I want to remind everyone, before we get started here, that most of the things we are doing in the kitchen are firsts for us. Cabinets, counter, sink, dishwasher, etc… we’ve never installed these things before. This is the third kitchen renovation we’re living through, and the first two were done by professionals. I sort of hovered as much as I could during those, so I get how most of this stuff works in theory. But I just wanted to put that caveat out there because we learned an important lesson at the cabin that I wish I had known — and I thought it was worth sharing with everyone.
On my latest trip up I had two main goals: install the cooktop and install the dishwasher. Today’s post is all about the cooktop, because it took a lot longer than expected. It was not as smooth as we thought it was going to be. As soon as I took it out of the box, I realized that the electrical connection was just wires. I had assumed (I know, I know, what happens when you assume…) that the cooktop was just going to plug into an outlet. We had both a regular outlet and a 220 volt outlet that an oven would plug into available to us, so I figured that one of those two would be all I needed. I didn’t look into it and failed to realize that this particular unit required to be hardwired into a junction box. Ugh.
After looking at the wires, and reading the instructions, it became clear that the power needed was the one from the 220 volt / old range outlet, not just the regular, three-pronged outlet that was under the counters. My first thought was that I could just buy a range power cord and connect the wires from cooktop to that, and then plug that in to the outlet under the cabinets. I texted an electrician just to make sure that was okay and he very quickly replied, “DO NOT DO THAT.” Well there goes that plan. He called me almost immediately to make sure I didn’t attempt to go forward with that idea.
As I explain in the video, the solution wasn’t very complicated, I just wish I had known sooner. The power lines running to the 220 outlet under the cabinets were the ones I needed, but I wasn’t able to get to that outlet. I had to turn off the power to the house, and then cut those wires that were going down to that outlet. I then fished those wires underneath the countertops, and ran them into an electrical box. Then I could connect the wires from the cooktop directly into that box, mount the box to the cabinet, and then add a cover.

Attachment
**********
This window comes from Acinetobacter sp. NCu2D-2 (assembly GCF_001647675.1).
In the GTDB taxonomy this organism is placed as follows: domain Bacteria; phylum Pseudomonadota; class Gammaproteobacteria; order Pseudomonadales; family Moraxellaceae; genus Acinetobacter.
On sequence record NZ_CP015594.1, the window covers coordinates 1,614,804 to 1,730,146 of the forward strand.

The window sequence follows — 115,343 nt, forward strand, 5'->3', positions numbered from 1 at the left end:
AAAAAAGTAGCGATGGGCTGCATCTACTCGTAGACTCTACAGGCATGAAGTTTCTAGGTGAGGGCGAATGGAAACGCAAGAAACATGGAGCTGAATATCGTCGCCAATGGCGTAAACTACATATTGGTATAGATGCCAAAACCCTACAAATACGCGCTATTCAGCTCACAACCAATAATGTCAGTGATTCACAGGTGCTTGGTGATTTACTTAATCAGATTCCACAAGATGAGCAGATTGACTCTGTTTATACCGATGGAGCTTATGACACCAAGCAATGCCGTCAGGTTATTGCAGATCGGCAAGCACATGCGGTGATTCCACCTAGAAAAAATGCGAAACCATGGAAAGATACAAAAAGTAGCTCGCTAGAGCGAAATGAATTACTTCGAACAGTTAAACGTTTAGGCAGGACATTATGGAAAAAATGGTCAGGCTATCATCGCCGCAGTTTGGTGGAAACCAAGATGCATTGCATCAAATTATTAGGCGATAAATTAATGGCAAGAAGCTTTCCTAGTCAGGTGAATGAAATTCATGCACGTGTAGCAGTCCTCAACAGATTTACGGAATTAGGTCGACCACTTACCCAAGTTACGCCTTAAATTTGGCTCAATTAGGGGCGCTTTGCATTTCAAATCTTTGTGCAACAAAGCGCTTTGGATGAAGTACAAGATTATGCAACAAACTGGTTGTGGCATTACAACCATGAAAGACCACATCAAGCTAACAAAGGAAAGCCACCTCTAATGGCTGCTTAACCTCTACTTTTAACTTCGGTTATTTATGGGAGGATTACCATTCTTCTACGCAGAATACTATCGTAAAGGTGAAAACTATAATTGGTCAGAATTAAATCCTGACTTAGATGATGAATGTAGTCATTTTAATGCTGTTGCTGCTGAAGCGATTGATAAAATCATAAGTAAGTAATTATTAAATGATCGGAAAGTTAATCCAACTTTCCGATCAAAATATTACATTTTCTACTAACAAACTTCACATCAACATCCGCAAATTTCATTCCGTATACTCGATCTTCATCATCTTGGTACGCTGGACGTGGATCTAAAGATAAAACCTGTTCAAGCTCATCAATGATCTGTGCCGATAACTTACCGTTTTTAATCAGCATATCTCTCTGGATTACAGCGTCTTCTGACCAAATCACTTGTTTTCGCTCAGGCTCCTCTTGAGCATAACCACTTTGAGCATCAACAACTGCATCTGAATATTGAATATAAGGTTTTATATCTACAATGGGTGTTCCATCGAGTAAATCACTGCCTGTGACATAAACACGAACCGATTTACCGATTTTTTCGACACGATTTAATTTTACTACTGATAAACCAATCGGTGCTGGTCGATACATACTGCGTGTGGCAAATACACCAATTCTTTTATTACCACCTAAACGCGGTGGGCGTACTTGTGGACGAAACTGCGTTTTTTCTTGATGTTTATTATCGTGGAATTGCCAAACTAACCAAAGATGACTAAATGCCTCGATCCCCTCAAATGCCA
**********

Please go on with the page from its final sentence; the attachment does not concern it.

The lesson I learned was that I wish I had looked at how the cooktop received power before I installed the cabinets and counters. By the time I realized what I needed, I didn’t have access to the 220 plug under the cabinets. Had I known I needed access to that, I would have moved it prior to installing the cabinets so that I wouldn’t have had to cut that line. In the end, it was fine and everything worked, but it could have been a lot cleaner and easier.
Another issue I ran into when installing the cooktop was that the instructions did not come with a template, like the sink did. So when planning my cutout, I had to measure based on what measurements the instructions told me. Both measurements, the width and the length, were about an eight of an inch short. So there was a lot of back and forth of me cutting, trying to put the cooktop in, it not fitting, taking it out, shaving off a tiny amount, trying again, it still not fitting, repeat until it finally fit. So I would recommend using the instructions as a good starting point, but actually measure the unit to double check to see what size you need to cut out.
I realize this whole post kind of points out a huge difference between me and Kerry: she’s a planner, and if she had looked at all this, she would probably have avoided this problem. I am a “let’s just start working and figure it out as we go” type. Which, generally, probably isn’t the best strategy in this line of work. Obviously roadblocks are going to come up, but it’s better to be as planned as possible so those roadblocks are few and far between. I’m happy this one didn’t result in me having to completely take out the cabinets (which was a fear that crossed my mind briefly), and I hope that this post helps someone else not run into the issues we did.